Timeline of Wine

The history of wine follows the rise of our entire civilization. Here you can find out timetable of its notable events, from its birth over 10.000 years ago, widespread appeal in ancient empires of Rome and Greece, rebirth in medieval Europe, to the worldwide expansion that happened in 19th and 20th century.

Wine for all time
  • 8000 BC - Earliest known production of wine is dated to 10 thousand years ago, in an ancient region of Colchis (modern day Georgia).
  • 7000 BC - Another possible birthplace of wine is speculated to be in China. Archeologist found there some of the oldest wine pottery shards known to man.
  • 4500 BC -Wine first came into continental Europe through the tribes that lived on Balkans.
  • 4000 BC - Remains of the oldest winery were found in Armenia. According to some historians, they produced wine since 7000 BC.
  • 1600 BC - Wine pottery was used in burial ceremonies of Chinese Xia Dynasty royal members.
  • 1323 BC - Tomb of Egypt pharaoh Tutankhamen was sealed with several wine jugs. Modern analysis confirmed that the jugs contained red wine.
  • 400 BC - First historical mentioning of grape-based wine in India.
  • 1st millennia BC - Wine became commonplace in the ancient empires of Rome, Greece and Thrace.
  • 1st millennia AD - After the decline of Rome, Christian church became the only widespread producer of wine. While majority of Muslim believers were not allowed to produce wine, Muslim chemist were ones who discovered the process of distillation.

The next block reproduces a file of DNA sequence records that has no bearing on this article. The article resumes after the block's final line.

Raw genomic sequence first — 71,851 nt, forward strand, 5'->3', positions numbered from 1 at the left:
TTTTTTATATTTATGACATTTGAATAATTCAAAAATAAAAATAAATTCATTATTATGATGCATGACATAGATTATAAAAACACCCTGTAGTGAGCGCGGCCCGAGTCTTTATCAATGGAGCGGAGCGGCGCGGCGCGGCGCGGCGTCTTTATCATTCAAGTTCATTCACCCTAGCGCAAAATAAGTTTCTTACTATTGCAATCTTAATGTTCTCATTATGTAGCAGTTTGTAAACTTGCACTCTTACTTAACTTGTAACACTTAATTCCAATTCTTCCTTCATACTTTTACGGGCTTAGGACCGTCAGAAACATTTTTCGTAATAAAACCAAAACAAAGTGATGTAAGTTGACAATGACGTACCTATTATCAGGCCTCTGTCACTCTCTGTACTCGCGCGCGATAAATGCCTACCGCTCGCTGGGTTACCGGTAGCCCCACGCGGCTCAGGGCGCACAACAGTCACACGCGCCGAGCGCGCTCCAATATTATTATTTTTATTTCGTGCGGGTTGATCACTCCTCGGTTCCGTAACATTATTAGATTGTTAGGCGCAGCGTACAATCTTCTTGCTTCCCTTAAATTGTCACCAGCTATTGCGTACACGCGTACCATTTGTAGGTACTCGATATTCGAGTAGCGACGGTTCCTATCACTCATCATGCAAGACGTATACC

• Medieval Europe - Increased production of grapes in southern Europe gave rise to its wine industry. Northern Europe however focused to production of beer and ale.
  • 12th century - Monasteries develop vineyards in regions of Champagne, Burgundy and Rhine Valley.
  • 1224 - French king organized first international wine tasting competition. Winner was Cypriot wine.
  • 14th, 15th and 16th century - Production of winemaking started by several catholic monks separates from the church, spreading its influence across entire Europe. Wine becomes commonplace drink of both nobility and common people. The lack of clean water in Europe gave boost to the consumption of wine.
  • Early 17th century - Production of glass reaches modern standards. Storing and transporting wine is greatly improved.
  • 1729 - Ruinart, world oldest French champagne house was founded.
  • Early 1800s - Majority of French wine production was privatized after the French Revolution.
  • 1825 - Mass production of wine started in United States with the forming of Hudson's Bay Company in Fort Vancouver, Washington State.
  • 1861 - Britain introduced Single Bottle Act, which enabled groceries to sell wine in the glass bottles.
  • 1864 - First sighting of Phylloxera in France. This pest managed to ravage majority of world's vineyards for nearly 20 years.
  • 19th and 20th century - Wine productions spreads across the entire world. Vineyards in California, Australia, South America and New Zealand gain acclaim.
  • 1920 - American prohibition starts. Sale and consumption of alcohol became illegal, which brought closure to many vineries.
  • 1934 - Prohibition ends. In California, only 160 of 700 wineries survive.
  • 1976 - For the first time, Californian wine managed to beat French in the famous "Judgment of Paris" tasting.
  • 2006 - The total wine production intended for export reached the number of 8.3 million tons, with Italy (1.7 million), France (1.4 million) and Spain (1.3 million) having biggest market share.